Why Do People with ADHD Constantly Underachieve?

January 23, 2013 by Dr.Yannick Pauli

Kids and adults with ADHD have busy minds and are constantly moving, but they seem to get so little done. In any given day, they can give a list of dozens of tasks they haven’t accomplished, and have a hard time name the things they did get done. It’s a constant source of anxiety for them. Many who have ADHD frequently face the judgments and criticisms of teachers, bosses, and family members for seeming irresponsible and lazy. So how can they overcome this?

Seeking a holistic treatment for ADHD is a great first step, but it would also be helpful to understand what causes this under-performance. This can all go down to the effects caused by ADHD symptoms, and how they impact day-to-day functioning:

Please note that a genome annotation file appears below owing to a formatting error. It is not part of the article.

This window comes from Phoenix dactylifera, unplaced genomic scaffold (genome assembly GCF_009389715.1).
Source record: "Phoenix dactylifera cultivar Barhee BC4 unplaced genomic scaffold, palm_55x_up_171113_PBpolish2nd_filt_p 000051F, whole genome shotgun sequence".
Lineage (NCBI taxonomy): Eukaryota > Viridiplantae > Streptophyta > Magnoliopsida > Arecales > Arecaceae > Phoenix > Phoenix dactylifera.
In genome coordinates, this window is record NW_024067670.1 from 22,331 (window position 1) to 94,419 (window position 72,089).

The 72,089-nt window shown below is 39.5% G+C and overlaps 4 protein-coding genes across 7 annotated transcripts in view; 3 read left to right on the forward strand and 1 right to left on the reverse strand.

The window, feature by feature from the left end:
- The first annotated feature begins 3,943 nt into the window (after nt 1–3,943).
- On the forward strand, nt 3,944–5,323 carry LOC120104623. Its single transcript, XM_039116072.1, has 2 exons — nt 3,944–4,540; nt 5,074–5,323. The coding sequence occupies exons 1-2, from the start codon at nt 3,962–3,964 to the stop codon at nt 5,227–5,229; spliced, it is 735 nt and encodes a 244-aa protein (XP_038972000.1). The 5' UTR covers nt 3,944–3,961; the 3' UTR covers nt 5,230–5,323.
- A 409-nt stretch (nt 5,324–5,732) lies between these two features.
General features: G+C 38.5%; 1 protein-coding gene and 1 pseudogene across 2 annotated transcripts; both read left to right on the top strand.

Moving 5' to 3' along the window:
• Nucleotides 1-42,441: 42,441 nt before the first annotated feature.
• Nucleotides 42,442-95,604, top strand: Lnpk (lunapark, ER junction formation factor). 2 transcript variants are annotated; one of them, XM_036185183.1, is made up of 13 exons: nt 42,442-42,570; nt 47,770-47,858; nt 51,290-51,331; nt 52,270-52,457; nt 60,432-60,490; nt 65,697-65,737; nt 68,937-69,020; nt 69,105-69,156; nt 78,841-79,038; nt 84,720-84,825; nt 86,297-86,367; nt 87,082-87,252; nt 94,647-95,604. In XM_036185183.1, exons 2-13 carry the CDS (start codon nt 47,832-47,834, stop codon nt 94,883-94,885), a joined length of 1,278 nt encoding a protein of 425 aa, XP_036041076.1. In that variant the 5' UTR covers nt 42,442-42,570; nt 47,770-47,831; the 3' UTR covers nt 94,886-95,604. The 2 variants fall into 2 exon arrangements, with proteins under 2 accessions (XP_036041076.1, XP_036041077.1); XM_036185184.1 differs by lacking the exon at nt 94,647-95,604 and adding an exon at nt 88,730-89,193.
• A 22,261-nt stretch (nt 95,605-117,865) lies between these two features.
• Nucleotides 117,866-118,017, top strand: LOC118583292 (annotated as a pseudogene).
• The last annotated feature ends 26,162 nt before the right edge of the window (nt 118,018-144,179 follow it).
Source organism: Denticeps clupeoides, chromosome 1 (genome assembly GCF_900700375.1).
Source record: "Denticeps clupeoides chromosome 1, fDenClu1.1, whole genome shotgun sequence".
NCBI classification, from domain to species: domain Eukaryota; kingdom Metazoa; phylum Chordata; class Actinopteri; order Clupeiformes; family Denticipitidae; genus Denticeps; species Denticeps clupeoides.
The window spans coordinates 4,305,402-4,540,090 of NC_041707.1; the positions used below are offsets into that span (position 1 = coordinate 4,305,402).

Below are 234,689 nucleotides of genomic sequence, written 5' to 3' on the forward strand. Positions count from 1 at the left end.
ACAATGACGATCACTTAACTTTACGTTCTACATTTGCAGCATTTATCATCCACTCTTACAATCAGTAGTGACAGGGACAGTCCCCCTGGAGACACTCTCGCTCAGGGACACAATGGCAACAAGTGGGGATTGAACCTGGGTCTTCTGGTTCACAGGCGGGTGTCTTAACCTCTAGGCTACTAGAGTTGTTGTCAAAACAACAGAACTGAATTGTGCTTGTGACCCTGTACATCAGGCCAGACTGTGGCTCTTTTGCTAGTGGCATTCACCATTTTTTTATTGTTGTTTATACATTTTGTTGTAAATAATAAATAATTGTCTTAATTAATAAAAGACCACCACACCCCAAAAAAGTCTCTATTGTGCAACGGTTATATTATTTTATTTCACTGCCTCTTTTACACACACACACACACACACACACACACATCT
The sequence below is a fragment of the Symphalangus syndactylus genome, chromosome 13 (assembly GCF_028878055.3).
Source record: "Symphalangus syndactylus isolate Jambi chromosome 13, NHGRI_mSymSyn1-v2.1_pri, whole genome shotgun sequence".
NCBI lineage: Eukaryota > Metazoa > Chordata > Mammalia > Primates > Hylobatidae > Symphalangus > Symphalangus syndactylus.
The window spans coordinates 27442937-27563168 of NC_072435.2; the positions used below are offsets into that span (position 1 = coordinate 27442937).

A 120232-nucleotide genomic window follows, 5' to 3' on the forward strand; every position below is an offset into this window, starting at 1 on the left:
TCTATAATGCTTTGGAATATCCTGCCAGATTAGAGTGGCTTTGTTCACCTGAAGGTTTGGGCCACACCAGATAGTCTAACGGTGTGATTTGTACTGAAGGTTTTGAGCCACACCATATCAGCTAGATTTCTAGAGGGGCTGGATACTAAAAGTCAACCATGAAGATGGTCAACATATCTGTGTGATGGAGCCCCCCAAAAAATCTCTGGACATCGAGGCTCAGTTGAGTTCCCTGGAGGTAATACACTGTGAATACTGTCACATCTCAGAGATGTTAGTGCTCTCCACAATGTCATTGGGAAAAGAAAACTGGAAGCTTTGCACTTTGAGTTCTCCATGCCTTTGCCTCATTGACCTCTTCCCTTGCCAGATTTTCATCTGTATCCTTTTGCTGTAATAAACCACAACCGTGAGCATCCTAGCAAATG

Atentiv and the Future of ADHD Treatment

January 8, 2013 by Dr.Yannick Pauli

ADHD is widely treated using stimulant medications that belong in the same drug class as addictive substances like crystal meth and cocaine. Children as young as three years old are often given these medications for their short-term benefits, with little consideration for their long-term effects. Fortunately, there are many options for drug-free treatments, many of them using brain-computer interfaces to correct ADHD symptoms. A new company called Atentiv is launching their own therapy in 2013, with promising results for children with poor school performance.


The Only ADHD New Year’s Resolution You Need To Make

January 1, 2013 by Dr.Yannick Pauli

For many of us, the new year means a fresh start, a chance to evaluate our lives and make steps to change what we don’t like. There’s always room for improvement, especially for teens and adults suffering from ADHD. But I’ve observed that many of them tend to dread listing down goals or making new year’s resolutions. One teenager explained that making new year’s resolutions feels like he’s just setting himself up for failure because he can’t decide which ones to work on first, or he has trouble sustaining interest.

This 2013, consider trying something new: make only ONE major resolution for the year, and take tiny steps to follow it.